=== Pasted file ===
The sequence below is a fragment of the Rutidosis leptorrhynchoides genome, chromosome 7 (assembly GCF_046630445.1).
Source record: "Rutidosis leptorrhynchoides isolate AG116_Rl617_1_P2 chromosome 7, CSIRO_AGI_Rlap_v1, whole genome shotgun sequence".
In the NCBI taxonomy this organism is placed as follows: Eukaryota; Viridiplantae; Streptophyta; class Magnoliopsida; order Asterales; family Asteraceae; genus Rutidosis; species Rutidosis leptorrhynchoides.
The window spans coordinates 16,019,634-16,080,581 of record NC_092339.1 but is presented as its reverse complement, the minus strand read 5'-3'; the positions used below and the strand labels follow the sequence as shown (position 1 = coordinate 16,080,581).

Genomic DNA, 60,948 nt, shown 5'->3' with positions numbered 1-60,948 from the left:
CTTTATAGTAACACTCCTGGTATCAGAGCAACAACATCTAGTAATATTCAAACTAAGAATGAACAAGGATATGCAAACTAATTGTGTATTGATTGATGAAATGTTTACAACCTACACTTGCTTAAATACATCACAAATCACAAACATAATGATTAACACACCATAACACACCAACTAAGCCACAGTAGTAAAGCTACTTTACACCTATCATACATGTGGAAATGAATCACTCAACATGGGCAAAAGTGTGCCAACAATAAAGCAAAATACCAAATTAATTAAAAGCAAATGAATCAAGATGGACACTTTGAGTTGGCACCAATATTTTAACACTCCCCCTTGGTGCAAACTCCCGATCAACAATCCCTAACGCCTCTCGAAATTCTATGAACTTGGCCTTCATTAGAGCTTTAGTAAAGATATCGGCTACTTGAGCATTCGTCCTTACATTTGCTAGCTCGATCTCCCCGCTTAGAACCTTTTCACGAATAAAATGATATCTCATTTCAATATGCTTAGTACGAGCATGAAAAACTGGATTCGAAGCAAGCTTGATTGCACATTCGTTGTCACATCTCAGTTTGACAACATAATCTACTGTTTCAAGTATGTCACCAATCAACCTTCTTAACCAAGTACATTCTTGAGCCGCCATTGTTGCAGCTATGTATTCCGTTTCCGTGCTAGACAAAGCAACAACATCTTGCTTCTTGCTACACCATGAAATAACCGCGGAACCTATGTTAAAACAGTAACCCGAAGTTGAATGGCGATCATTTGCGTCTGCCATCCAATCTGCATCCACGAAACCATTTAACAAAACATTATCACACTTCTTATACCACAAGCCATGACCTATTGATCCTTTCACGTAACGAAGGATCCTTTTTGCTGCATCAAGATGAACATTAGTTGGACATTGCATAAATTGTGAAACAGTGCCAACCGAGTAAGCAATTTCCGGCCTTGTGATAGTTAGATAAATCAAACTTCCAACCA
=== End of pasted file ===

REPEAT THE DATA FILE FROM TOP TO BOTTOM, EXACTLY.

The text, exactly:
The sequence below is a fragment of the Rutidosis leptorrhynchoides genome, chromosome 7 (assembly GCF_046630445.1).
Source record: "Rutidosis leptorrhynchoides isolate AG116_Rl617_1_P2 chromosome 7, CSIRO_AGI_Rlap_v1, whole genome shotgun sequence".
In the NCBI taxonomy this organism is placed as follows: Eukaryota; Viridiplantae; Streptophyta; class Magnoliopsida; order Asterales; family Asteraceae; genus Rutidosis; species Rutidosis leptorrhynchoides.
The window spans coordinates 16,019,634-16,080,581 of record NC_092339.1 but is presented as its reverse complement, the minus strand read 5'-3'; the positions used below and the strand labels follow the sequence as shown (position 1 = coordinate 16,080,581).

Genomic DNA, 60,948 nt, shown 5'->3' with positions numbered 1-60,948 from the left:
CTTTATAGTAACACTCCTGGTATCAGAGCAACAACATCTAGTAATATTCAAACTAAGAATGAACAAGGATATGCAAACTAATTGTGTATTGATTGATGAAATGTTTACAACCTACACTTGCTTAAATACATCACAAATCACAAACATAATGATTAACACACCATAACACACCAACTAAGCCACAGTAGTAAAGCTACTTTACACCTATCATACATGTGGAAATGAATCACTCAACATGGGCAAAAGTGTGCCAACAATAAAGCAAAATACCAAATTAATTAAAAGCAAATGAATCAAGATGGACACTTTGAGTTGGCACCAATATTTTAACACTCCCCCTTGGTGCAAACTCCCGATCAACAATCCCTAACGCCTCTCGAAATTCTATGAACTTGGCCTTCATTAGAGCTTTAGTAAAGATATCGGCTACTTGAGCATTCGTCCTTACATTTGCTAGCTCGATCTCCCCGCTTAGAACCTTTTCACGAATAAAATGATATCTCATTTCAATATGCTTAGTACGAGCATGAAAAACTGGATTCGAAGCAAGCTTGATTGCACATTCGTTGTCACATCTCAGTTTGACAACATAATCTACTGTTTCAAGTATGTCACCAATCAACCTTCTTAACCAAGTACATTCTTGAGCCGCCATTGTTGCAGCTATGTATTCCGTTTCCGTGCTAGACAAAGCAACAACATCTTGCTTCTTGCTACACCATGAAATAACCGCGGAACCTATGTTAAAACAGTAACCCGAAGTTGAATGGCGATCATTTGCGTCTGCCATCCAATCTGCATCCACGAAACCATTTAACAAAACATTATCACACTTCTTATACCACAAGCCATGACCTATTGATCCTTTCACGTAACGAAGGATCCTTTTTGCTGCATCAAGATGAACATTAGTTGGACATTGCATAAATTGTGAAACAGTGCCAACCGAGTAAGCAATTTCCGGCCTTGTGATAGTTAGATAAATCAAACTTCCAACCA